Calling the lawyer

  • Call your lawyer.
  • Make sure you have a Will.
  • Make sure the lawyer you hire is familiar with the laws of your state and estate planning.
  • Make sure you can trust them. This should go without saying, but just in case: know their reputation, check their references, and if they don't ask any questions or give you any advice during your initial consultation, find someone else!

Calling the funeral director

The funeral director is the person you will work with to plan and coordinate the funeral service. He or she will help you through the process of choosing an appropriate casket, directing you to a cemetery for burial, and organizing flowers and music for the service. It’s important that you choose someone who has experience helping families in your situation. A good funeral director will also be sensitive to your feelings and needs during this difficult time.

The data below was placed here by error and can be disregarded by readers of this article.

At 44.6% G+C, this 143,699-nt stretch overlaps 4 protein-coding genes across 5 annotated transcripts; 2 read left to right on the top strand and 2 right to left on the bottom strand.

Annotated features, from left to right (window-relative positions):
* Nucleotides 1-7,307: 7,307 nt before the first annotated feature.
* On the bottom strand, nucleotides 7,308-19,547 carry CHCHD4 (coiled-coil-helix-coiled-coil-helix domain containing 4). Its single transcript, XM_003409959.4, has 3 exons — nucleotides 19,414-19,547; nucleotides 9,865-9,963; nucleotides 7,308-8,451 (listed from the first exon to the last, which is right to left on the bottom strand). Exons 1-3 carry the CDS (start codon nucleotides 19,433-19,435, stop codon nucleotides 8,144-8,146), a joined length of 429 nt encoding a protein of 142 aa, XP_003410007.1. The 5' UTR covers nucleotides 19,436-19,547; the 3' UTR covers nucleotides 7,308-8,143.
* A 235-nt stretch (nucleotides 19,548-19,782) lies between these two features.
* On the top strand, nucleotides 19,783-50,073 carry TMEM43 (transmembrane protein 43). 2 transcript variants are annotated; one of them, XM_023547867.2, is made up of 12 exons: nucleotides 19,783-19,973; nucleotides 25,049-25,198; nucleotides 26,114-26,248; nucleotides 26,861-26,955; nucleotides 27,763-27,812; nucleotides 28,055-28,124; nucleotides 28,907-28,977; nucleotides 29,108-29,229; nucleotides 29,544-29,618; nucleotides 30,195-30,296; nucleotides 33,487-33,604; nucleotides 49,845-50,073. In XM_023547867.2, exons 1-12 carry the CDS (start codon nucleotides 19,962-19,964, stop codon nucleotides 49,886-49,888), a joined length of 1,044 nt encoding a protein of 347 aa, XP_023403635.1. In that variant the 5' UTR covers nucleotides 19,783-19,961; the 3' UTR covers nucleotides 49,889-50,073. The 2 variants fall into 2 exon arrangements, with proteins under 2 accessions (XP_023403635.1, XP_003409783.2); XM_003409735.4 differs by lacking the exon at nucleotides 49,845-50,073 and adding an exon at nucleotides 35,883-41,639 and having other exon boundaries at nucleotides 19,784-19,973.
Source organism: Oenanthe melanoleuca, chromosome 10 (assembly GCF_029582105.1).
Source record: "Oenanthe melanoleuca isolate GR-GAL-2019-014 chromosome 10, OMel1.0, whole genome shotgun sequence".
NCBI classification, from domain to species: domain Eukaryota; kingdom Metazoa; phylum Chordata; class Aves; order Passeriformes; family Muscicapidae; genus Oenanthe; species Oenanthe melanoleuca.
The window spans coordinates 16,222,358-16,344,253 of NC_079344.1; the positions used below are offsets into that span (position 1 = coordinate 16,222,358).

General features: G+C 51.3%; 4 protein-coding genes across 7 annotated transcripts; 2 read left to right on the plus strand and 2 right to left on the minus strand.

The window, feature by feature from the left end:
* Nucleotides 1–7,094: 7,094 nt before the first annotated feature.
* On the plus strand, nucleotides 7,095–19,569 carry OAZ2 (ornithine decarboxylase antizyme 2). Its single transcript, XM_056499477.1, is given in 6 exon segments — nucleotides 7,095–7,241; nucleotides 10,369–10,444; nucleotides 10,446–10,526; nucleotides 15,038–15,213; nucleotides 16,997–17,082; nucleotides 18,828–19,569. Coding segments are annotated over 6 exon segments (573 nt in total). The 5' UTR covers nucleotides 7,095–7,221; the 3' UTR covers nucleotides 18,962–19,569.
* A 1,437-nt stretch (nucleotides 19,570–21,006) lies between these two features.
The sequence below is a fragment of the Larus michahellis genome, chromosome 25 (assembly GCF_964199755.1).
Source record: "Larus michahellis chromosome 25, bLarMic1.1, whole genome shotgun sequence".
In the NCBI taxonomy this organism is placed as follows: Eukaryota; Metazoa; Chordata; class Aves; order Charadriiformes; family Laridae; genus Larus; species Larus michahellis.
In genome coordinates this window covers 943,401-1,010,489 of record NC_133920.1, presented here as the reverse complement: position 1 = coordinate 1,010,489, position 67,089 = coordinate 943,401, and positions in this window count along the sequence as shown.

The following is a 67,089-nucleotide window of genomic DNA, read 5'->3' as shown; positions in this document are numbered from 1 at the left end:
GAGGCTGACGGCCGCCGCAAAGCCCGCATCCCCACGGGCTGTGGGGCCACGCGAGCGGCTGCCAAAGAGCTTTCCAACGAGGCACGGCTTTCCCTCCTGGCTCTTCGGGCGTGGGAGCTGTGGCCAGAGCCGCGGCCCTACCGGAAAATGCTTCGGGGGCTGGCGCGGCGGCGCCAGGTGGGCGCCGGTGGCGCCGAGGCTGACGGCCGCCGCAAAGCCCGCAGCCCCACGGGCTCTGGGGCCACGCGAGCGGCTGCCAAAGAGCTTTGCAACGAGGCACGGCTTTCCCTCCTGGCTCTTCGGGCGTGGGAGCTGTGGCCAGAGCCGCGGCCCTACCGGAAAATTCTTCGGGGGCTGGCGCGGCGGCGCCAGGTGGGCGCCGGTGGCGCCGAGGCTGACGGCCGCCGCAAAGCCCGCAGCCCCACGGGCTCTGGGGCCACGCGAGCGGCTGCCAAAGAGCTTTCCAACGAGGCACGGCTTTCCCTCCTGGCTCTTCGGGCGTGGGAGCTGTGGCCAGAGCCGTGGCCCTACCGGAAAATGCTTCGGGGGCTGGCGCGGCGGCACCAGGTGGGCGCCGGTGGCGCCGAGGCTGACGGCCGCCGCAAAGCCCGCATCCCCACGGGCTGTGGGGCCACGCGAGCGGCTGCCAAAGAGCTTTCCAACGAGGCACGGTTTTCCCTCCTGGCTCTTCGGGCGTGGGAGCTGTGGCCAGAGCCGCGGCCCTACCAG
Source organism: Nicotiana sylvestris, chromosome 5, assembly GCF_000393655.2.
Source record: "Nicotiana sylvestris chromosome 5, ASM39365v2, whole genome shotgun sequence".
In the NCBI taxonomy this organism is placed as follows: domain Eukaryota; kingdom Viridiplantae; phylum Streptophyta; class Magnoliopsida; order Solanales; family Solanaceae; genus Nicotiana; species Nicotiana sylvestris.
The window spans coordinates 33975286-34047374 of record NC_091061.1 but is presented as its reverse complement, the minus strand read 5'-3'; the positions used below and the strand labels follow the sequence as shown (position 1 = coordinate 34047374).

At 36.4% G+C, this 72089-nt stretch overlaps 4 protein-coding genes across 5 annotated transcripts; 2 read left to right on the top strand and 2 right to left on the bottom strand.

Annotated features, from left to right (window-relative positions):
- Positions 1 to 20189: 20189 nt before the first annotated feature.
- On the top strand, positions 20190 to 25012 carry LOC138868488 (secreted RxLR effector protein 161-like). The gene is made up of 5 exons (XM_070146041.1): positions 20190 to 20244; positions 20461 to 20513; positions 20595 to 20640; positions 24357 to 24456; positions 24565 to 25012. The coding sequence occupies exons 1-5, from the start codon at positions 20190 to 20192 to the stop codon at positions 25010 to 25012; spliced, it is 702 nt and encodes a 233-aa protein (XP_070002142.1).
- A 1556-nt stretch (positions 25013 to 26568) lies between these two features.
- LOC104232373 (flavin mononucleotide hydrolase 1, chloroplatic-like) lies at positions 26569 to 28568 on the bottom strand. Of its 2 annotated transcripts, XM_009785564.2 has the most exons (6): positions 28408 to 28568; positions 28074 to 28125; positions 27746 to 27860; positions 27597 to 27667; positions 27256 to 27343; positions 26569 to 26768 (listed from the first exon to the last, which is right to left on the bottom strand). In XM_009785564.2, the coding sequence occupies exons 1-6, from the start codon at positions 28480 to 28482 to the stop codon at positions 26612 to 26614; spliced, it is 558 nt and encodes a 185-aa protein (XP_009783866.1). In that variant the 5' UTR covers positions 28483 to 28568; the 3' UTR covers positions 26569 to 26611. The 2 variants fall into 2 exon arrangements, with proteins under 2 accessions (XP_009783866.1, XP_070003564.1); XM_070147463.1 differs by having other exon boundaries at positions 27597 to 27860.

Preparing for the burial or cremation

  • If you are planning a burial, make sure you have a burial plot.
  • If your loved one died in a hospital or nursing home, ask them for the correct death certificate. If it is not available right away and will be mailed to you within a few weeks.
  • If possible and appropriate, consider having someone who knows the deceased person personally speak at the service or memorial ceremony. This could be anyone from family members to friends of the deceased person; just make sure that whoever speaks has some knowledge of who this person was and what he/she would want said about him/her if he/she were still alive today!

Preparing for a viewing.

If you choose to have a viewing, decide whether or not to open the casket. If you do opt for open, consider whether it should be closed during some parts of the viewing so that attendees can pay their respects without having to view your loved one's remains.